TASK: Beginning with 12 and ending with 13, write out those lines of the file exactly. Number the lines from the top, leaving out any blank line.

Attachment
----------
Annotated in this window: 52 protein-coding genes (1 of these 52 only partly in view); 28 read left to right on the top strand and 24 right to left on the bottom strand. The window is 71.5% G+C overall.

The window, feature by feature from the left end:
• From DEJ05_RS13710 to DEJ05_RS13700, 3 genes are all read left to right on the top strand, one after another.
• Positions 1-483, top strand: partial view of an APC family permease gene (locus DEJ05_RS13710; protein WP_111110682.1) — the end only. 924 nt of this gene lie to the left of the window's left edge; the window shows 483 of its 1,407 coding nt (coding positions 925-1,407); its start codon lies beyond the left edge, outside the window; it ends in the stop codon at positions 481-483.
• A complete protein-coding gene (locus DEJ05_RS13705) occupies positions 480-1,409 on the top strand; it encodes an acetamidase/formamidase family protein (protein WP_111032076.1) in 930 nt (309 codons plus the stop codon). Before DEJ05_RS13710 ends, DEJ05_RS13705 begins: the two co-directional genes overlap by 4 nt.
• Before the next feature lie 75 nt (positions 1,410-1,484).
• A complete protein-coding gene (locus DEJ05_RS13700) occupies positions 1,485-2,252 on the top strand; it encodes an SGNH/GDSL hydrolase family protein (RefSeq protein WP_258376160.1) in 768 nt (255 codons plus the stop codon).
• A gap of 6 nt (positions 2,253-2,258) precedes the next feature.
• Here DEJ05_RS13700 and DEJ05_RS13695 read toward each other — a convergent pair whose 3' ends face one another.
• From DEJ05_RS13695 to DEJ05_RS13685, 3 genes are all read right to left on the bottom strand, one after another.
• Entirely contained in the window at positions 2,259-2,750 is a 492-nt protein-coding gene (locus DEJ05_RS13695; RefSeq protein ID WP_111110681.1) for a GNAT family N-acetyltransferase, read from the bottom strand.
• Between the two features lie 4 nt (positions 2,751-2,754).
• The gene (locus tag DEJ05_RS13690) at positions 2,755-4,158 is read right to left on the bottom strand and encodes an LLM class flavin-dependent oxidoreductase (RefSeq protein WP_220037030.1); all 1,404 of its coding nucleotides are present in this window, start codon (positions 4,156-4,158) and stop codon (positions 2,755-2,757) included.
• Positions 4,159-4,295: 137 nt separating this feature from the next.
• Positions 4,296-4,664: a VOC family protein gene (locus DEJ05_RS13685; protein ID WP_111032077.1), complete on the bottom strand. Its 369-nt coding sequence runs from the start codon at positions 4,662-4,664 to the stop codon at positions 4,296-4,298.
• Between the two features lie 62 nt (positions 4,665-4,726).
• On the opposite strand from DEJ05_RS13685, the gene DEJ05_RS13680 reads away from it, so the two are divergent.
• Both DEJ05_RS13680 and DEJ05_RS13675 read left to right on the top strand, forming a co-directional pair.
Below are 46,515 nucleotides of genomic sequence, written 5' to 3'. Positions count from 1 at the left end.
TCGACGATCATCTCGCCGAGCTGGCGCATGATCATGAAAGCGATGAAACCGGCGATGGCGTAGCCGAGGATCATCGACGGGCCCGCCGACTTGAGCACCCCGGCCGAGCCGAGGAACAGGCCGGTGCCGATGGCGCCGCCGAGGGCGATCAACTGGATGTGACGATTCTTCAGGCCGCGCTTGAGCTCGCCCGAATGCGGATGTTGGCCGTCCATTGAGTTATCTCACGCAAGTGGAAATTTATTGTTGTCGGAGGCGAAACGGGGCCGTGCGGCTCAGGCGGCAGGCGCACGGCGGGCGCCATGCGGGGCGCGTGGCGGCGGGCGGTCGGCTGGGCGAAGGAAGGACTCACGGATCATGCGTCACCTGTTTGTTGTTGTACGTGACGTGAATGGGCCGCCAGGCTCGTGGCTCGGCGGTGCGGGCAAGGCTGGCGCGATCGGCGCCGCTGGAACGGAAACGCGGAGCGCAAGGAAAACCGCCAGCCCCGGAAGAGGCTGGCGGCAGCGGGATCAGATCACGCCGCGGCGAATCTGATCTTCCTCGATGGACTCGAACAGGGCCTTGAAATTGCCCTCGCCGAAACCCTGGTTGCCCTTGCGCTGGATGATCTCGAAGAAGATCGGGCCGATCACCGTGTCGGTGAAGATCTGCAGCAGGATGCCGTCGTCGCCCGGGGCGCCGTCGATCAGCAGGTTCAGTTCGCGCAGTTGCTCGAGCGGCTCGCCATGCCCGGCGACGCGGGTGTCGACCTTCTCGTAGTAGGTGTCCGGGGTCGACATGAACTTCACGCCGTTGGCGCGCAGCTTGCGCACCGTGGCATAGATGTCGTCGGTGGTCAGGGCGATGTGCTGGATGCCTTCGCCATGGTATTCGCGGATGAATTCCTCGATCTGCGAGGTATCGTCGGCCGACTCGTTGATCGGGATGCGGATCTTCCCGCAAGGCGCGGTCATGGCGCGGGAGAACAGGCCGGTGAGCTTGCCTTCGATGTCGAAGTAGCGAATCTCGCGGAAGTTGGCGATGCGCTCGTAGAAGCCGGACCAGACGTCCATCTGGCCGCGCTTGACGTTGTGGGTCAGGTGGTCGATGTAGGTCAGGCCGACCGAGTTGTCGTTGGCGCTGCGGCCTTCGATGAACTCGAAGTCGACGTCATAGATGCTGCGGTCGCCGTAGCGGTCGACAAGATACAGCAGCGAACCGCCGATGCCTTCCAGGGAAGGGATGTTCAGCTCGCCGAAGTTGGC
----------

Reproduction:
• Between the two features lie 4 nt (positions 2,751-2,754).
• The gene (locus tag DEJ05_RS13690) at positions 2,755-4,158 is read right to left on the bottom strand and encodes an LLM class flavin-dependent oxidoreductase (RefSeq protein WP_220037030.1); all 1,404 of its coding nucleotides are present in this window, start codon (positions 4,156-4,158) and stop codon (positions 2,755-2,757) included.